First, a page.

Upper Left Photo Credit: Mason Cummings, NPS
Upper Right Phot Credit: Mason Cummings, NPS
Lower Photo Credit: Jessica Weinberg, NPS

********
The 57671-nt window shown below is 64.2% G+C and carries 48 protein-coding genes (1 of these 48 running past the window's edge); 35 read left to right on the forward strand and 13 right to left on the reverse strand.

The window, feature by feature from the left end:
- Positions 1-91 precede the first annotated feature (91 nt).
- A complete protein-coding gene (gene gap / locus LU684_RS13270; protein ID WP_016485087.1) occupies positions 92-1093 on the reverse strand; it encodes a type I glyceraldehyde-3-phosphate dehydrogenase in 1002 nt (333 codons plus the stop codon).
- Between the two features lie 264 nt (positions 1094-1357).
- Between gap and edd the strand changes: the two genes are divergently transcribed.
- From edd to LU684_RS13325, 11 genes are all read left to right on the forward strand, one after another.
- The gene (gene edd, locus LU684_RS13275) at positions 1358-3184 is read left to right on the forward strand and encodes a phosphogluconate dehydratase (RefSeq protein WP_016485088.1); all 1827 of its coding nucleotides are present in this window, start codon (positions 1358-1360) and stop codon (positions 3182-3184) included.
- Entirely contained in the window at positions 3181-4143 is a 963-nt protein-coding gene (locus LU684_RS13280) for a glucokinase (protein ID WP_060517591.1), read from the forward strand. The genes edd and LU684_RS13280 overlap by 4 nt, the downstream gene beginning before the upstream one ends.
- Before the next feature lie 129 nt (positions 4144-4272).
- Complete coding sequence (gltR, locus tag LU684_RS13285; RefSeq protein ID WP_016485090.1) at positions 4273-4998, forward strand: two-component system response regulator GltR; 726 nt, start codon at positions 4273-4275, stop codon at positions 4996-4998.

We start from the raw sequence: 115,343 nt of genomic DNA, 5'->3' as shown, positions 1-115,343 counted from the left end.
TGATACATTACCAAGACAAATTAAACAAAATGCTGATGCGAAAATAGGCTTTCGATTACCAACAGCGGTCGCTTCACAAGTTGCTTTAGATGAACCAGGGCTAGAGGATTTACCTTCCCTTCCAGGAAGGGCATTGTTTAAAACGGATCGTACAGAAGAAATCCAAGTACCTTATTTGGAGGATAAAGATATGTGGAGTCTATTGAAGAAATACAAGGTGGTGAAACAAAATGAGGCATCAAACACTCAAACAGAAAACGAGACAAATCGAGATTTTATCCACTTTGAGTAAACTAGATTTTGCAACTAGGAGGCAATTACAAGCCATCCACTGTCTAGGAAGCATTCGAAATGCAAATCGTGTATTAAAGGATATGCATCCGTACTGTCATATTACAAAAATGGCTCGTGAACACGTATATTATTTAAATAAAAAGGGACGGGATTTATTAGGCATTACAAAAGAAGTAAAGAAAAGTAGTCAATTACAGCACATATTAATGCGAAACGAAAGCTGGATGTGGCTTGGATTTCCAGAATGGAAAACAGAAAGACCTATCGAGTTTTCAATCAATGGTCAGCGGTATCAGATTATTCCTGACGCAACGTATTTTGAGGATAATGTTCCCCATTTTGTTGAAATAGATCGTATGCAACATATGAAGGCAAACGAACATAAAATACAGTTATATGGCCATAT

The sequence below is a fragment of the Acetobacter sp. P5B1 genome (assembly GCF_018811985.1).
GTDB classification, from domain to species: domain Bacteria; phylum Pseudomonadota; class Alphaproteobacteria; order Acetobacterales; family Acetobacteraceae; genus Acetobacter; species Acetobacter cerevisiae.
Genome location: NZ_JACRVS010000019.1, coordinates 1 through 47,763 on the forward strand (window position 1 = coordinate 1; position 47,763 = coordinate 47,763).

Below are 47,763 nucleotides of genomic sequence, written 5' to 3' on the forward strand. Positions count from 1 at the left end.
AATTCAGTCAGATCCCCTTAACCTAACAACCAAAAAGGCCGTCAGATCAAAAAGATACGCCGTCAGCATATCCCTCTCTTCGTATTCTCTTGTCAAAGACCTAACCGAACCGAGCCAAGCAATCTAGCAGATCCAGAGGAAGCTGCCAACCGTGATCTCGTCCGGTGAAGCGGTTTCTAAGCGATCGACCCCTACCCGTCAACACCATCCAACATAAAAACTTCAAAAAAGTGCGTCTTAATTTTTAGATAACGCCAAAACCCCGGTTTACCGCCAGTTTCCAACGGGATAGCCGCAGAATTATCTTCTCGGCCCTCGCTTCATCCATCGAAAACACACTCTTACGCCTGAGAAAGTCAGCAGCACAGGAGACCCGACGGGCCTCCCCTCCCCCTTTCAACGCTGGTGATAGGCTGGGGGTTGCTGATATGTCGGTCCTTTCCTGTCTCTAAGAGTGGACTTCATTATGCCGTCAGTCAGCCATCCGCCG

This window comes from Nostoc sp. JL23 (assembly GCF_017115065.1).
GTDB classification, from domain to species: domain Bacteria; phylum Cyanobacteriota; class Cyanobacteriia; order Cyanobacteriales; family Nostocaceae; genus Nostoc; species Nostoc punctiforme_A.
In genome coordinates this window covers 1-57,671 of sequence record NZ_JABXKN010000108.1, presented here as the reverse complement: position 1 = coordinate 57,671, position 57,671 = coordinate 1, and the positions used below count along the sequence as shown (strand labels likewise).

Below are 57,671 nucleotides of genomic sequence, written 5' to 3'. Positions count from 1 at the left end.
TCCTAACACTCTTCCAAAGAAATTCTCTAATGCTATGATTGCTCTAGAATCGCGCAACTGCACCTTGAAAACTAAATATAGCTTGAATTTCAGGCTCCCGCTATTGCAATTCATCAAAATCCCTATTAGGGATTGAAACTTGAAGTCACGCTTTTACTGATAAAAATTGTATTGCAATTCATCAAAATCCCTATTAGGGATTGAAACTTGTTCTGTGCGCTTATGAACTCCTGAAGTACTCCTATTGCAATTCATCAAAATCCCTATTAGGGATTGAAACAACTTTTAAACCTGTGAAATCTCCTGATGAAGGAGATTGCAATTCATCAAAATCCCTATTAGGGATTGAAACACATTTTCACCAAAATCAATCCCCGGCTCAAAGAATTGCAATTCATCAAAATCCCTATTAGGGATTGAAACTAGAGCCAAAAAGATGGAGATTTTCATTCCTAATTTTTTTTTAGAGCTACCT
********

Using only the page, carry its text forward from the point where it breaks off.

Fungi are largely made up of a network of long, microscopic, thread-like filaments that grow in the soil or on decaying organic matter. Some kinds of fungus produce fruiting bodies that rise out of the ground in the form of mushrooms—short-lived, spore-producing structures designed to release spores for the next generation, and then decay. As a decomposer, fungus is a vitally important aspect of the diverse, natural world of Point Reyes National Seashore, where there are over 450 known species of microfungi, with many more still to be found. They are found in all types of park habitats, from Bishop pine forests to coast live oak woodlands, meadows to sand dunes. In Muir Woods, over 200 different species of fungi live in the old-growth forest and the surrounding hillsides.